.then(res => res.json())
    .then(groupJson => {
      console.log(groupJson);
    })
}

We’ll see something like this:

{
  "id": 1,
  "name": "software-engineering-052620",
  "created_at": "2021-02-24T00:36:06.684Z",
  "updated_at": "2021-02-24T00:36:06.684Z"
}

Looks good! But, we need to see the events for that group as well, so for that we need to introduce a serializer.

Add a GroupSerializer to our Rails API that will include the events in the json response.

In our rails terminal, let’s run

rails g serializer Group id name

Then we’ll open the file and add has_many :events

class GroupSerializer
  include JSONAPI::Serializer
  attributes :id, :name
  has_many :events
end

To check that this is working we need to visit http://localhost:3001/groups/1. If we do that now we’ll see no change, because we haven’t actually used the serializer yet. We need to create a new instance of the serializer in the show action in our GroupsController.

# GET /groups/1
def show
  render json: GroupSerializer.new(@group, include: [:events])
end

Now let’s revisit the route in the browser. Now we see this:

NameError in GroupsController#show
GroupSerializer cannot resolve a serializer class for 'event'. Attempted to find 'EventSerializer'. Consider specifying the serializer directly through options[:serializer].

So, we need an EventSerializer as well.

rails g serializer Event id name description start_time end_time location poster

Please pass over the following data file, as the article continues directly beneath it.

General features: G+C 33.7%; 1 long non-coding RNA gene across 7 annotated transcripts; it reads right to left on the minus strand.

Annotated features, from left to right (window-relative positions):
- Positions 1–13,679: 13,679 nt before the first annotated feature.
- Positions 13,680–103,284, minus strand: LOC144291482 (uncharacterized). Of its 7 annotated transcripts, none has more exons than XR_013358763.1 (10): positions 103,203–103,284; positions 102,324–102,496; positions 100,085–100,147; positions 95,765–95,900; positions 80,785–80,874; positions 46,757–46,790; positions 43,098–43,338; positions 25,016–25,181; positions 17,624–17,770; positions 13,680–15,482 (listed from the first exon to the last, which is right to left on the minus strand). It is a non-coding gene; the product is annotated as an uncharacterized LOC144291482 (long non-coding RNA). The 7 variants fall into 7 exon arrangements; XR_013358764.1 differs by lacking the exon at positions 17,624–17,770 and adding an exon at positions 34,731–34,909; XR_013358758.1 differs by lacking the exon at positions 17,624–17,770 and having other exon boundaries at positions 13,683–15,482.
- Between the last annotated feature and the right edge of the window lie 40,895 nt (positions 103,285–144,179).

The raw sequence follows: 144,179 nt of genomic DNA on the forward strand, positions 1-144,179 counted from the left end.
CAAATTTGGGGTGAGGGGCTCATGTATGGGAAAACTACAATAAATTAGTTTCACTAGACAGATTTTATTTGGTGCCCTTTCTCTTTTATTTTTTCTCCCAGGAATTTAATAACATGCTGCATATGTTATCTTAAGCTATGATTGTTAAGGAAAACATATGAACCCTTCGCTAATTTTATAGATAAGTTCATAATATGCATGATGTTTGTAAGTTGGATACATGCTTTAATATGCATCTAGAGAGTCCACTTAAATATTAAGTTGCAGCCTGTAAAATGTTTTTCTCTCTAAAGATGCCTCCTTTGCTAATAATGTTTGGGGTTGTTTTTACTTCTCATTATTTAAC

This will give us:

class EventSerializer
  include JSONAPI::Serializer
  attributes :id, :name, :description, :start_time, :end_time, :location, :poster
end

Now, let’s try the endpoint again. Now we see this:

{
  "data": {
    "id": "1",
    "type": "group",
    "attributes": {
      "id": 1,
      "name": "software-engineering-052620"
    },
    "relationships": {
      "events": {
        "data": [
          {
            "id": "1",
            "type": "event"
          }
        ]
      }
    }
  },
  "included": [
    {
      "id": "1",
      "type": "event",
      "attributes": {
        "id": 1,
        "name": "Robots",
        "description": "yes",
        "start_time": "2021-02-25T16:25:00.000Z",
        "end_time": "2021-02-25T18:25:00.000Z",
        "location": "My Room",
        "poster": {
          "name": "poster",
          "record": {
            "id": 1,
            "name": "Robots",
            "start_time": "2021-02-25T16:25:00.000Z",
            "end_time": "2021-02-25T18:25:00.000Z",
            "location": "My Room",
            "group_id": 1,
            "user_id": 1,
            "created_at": "2021-02-26T00:32:12.255Z",
            "updated_at": "2021-02-26T00:32:12.368Z",
            "description": "yes"
          }
        }
      }
    }
  ]
}

We got a lot of stuff! As of now, this is more than we want and a little less than we need. We have a bunch of information about the poster, but none of it will actually help us display the image (a poster_url is missing).

We can make adjustments in our controller to return only the information we want. In our case, we can start by focusing on the poster_url and only returning that as opposed to all of the additional information we’re currently getting that isn’t necessary.